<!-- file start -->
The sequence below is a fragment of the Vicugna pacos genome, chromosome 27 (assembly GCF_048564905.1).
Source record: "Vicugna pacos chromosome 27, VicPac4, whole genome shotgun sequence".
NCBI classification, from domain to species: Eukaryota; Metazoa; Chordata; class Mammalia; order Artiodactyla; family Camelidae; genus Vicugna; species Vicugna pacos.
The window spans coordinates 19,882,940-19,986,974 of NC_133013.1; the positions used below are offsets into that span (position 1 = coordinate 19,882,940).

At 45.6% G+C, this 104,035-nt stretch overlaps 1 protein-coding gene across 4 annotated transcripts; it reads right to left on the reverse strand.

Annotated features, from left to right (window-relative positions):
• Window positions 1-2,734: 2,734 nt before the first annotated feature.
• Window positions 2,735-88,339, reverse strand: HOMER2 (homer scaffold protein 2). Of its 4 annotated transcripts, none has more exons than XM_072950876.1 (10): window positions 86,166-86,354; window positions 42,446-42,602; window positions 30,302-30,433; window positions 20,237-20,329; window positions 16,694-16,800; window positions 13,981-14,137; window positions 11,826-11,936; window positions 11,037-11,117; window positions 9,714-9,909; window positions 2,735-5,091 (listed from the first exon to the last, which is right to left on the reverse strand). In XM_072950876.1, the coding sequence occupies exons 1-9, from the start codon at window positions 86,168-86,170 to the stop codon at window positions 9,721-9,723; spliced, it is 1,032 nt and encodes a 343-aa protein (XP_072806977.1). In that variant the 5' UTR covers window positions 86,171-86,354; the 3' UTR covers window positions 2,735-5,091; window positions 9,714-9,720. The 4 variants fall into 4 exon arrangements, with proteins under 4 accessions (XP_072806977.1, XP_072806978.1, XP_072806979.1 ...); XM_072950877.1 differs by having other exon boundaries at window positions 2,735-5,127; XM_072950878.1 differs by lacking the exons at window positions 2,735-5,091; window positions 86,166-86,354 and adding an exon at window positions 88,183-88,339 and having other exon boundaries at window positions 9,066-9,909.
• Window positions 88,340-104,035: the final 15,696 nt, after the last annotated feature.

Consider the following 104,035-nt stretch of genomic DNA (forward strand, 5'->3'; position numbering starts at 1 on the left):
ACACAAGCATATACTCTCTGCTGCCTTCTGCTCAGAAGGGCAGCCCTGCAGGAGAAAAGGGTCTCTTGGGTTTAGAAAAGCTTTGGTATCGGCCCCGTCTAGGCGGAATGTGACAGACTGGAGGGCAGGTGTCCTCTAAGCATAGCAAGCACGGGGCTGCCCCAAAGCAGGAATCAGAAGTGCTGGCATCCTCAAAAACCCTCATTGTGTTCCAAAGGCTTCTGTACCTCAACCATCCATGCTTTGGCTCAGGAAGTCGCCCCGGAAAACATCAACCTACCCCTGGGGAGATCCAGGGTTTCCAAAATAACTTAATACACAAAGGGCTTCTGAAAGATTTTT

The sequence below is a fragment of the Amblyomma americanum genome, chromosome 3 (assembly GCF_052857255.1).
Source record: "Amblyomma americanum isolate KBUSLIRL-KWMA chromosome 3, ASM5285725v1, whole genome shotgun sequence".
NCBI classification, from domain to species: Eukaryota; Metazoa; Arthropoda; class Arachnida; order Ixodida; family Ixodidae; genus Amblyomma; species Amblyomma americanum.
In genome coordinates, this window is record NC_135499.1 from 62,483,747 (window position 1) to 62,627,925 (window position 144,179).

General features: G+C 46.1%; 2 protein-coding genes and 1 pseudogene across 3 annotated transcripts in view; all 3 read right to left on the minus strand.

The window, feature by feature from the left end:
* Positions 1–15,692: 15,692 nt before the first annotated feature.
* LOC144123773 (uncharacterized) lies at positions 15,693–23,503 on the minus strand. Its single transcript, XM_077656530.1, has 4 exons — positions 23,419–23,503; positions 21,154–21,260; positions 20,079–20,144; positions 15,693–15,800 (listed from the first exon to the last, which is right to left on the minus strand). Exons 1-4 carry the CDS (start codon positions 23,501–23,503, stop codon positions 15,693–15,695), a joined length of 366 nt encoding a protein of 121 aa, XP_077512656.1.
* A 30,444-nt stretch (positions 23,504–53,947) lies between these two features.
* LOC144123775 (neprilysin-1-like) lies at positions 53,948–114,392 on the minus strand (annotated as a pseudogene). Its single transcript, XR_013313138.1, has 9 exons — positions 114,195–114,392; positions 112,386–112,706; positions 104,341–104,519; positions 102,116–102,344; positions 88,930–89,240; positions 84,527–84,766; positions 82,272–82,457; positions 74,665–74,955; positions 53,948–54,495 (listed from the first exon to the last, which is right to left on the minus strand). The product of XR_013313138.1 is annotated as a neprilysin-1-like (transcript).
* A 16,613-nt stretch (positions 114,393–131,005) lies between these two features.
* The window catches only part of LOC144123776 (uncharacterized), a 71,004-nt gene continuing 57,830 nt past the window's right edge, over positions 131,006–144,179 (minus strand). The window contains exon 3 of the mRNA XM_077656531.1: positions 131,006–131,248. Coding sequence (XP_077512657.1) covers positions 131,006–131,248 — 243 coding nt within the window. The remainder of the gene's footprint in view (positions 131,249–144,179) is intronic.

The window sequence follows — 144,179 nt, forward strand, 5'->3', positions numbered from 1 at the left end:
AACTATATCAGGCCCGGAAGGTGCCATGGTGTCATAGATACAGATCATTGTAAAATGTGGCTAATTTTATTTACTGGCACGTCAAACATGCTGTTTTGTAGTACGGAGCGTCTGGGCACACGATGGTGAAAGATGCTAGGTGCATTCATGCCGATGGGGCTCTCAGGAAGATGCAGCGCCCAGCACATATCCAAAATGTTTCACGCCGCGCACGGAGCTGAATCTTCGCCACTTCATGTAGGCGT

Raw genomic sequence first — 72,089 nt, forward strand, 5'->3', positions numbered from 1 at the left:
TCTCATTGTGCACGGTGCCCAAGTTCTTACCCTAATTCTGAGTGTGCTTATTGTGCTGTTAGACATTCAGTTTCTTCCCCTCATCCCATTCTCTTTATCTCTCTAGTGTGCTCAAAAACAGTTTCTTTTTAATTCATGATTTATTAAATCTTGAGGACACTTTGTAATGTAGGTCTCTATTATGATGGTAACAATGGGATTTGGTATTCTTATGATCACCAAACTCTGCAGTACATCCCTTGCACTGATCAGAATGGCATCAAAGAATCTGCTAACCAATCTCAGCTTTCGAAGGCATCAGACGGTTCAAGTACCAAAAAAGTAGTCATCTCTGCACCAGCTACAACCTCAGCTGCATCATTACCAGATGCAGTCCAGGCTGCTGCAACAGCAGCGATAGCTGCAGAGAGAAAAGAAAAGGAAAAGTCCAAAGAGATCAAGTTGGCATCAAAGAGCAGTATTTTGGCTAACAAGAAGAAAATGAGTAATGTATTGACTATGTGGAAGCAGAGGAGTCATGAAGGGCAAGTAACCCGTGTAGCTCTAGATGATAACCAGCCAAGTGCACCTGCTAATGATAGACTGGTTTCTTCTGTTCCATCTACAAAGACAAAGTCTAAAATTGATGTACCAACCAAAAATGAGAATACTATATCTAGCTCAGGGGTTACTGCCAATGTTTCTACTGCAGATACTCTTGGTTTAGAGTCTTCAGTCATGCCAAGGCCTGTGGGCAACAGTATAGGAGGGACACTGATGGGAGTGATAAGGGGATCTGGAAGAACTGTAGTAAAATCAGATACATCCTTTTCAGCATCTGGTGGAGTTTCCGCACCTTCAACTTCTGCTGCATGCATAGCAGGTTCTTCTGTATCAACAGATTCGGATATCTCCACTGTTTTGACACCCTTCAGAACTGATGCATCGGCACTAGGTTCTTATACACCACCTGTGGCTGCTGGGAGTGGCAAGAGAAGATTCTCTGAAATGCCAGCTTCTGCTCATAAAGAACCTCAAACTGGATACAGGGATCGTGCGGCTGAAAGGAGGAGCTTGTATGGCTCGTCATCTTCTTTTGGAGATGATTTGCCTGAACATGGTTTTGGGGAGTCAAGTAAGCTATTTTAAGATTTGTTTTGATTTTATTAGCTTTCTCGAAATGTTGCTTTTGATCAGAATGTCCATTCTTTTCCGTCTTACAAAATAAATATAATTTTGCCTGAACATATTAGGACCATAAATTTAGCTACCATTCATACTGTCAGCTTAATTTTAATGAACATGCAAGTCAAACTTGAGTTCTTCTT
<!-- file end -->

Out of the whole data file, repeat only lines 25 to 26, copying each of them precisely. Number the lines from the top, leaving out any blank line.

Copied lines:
AACTATATCAGGCCCGGAAGGTGCCATGGTGTCATAGATACAGATCATTGTAAAATGTGGCTAATTTTATTTACTGGCACGTCAAACATGCTGTTTTGTAGTACGGAGCGTCTGGGCACACGATGGTGAAAGATGCTAGGTGCATTCATGCCGATGGGGCTCTCAGGAAGATGCAGCGCCCAGCACATATCCAAAATGTTTCACGCCGCGCACGGAGCTGAATCTTCGCCACTTCATGTAGGCGT

Raw genomic sequence first — 72,089 nt, forward strand, 5'->3', positions numbered from 1 at the left: